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Lecture

Dielectric spectroscopy and polarizing microscopy in liquid crystal thin film research

Wednesday (28.09.2016)
12:30 - 12:45
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The aim of this work is to present the polarizing microscopy and dielectric spectroscopy as complementary methods to study properties (mainly dynamics and phase changes) of thin films of ferroelectric liquid crystals (FLC). This class of materials is very interesting from practical and scientific points of view due to their potential application in a new generation of liquid crystal displays (LCDs), so-called ferroelectric liquid crystal displays (FLCDs). FLCDs are promising an improvement to a number of technical parameters such as broader colour palette, lower energy consumption, shorter switching time, and others. Ferroelectric liquid crystals as thin layers on polymer-covered glass surfaces, as it is in FLCDs, were under research. The two methods mentioned above are very important in this field of applied science.

Optical microscopy method requires a transparent or semi-transparent sample. In case of thin samples of liquid crystals, optical microscopy becomes an interesting research tool due to the low light absorption by such a sample. Among other optical methods, polarizing optical microscopy is one of the more interesting thanks to its ability to identify various phases (also mesophases) and crystallites of different orientation. For example, crystallization processes can be observed under different conditions, such as rates of temperature or value of electric field applied to a sample. Additionally, the transition temperature between phases can be determined. To do this liquid crystalline samples were placed in so-called ITO (Indium Tin Oxide) electrooptic cell with thin polymer layers.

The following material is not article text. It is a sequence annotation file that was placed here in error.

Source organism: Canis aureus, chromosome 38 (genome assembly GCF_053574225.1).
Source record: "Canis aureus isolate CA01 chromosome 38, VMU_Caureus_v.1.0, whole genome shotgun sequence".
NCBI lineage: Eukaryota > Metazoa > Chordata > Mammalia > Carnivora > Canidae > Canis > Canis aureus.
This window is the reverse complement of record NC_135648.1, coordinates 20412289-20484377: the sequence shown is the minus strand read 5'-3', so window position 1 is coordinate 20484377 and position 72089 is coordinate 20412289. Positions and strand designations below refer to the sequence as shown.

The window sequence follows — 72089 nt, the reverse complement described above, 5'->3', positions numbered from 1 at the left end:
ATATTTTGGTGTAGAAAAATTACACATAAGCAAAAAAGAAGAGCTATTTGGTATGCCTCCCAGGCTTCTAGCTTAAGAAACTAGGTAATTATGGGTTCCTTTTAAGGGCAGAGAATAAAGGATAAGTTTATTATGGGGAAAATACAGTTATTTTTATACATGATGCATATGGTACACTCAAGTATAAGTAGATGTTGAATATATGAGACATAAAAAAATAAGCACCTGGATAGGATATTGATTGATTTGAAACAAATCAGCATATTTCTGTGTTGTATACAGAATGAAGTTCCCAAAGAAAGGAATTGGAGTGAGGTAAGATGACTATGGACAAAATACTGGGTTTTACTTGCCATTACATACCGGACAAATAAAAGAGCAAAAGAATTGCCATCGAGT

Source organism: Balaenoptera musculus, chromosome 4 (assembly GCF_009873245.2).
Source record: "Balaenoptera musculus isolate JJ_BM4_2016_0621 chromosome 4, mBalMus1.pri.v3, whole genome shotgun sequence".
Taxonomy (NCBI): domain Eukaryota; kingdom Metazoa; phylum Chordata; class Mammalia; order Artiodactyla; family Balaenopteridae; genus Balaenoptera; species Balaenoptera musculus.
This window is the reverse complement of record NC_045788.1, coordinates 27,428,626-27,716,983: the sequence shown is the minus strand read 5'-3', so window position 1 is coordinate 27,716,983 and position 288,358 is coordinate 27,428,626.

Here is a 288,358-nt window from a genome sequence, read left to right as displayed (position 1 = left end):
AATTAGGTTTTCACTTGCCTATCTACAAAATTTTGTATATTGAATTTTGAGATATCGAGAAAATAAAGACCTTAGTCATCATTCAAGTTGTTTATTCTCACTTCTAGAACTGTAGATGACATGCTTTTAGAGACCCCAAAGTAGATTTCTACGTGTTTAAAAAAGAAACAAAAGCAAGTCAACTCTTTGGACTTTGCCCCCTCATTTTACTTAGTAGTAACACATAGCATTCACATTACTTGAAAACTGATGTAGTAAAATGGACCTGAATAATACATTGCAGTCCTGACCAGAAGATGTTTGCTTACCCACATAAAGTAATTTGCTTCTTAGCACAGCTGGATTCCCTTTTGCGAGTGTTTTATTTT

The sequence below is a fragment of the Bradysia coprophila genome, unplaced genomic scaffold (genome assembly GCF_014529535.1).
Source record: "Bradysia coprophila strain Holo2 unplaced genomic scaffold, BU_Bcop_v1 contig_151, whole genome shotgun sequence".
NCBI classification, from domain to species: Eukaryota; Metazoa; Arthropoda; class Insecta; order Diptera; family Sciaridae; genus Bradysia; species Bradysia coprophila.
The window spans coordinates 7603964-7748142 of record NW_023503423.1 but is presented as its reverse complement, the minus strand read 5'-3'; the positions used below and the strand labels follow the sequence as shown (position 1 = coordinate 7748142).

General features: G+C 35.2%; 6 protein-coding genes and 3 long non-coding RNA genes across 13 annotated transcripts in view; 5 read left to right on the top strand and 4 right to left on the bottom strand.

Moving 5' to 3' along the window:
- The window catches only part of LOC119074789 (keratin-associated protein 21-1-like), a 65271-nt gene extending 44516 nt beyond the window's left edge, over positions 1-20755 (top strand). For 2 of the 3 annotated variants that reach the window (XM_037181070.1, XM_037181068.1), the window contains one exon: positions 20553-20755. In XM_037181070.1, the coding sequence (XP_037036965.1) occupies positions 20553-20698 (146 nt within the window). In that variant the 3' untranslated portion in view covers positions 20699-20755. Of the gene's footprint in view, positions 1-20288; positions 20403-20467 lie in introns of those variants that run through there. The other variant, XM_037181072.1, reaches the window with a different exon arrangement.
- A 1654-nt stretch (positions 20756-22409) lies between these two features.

Another method well-suited to thin samples is the dielectric spectroscopy. This method gives out information on the internal dynamics of a variety of materials. In thin layers, effects related to the interaction between a material and the surfaces are important, and dielectric spectroscopy is a convenient tool for studying these effects. Liquid crystalline materials were studied in the gold coated glass cells and information about the molecular dynamics was obtained.

Speaker:
Jakub Fitas
Jagiellonian University
Additional Authors:
  • Dr. Monika Marzec
    Jagiellonian University
  • Marta Szymkowiak

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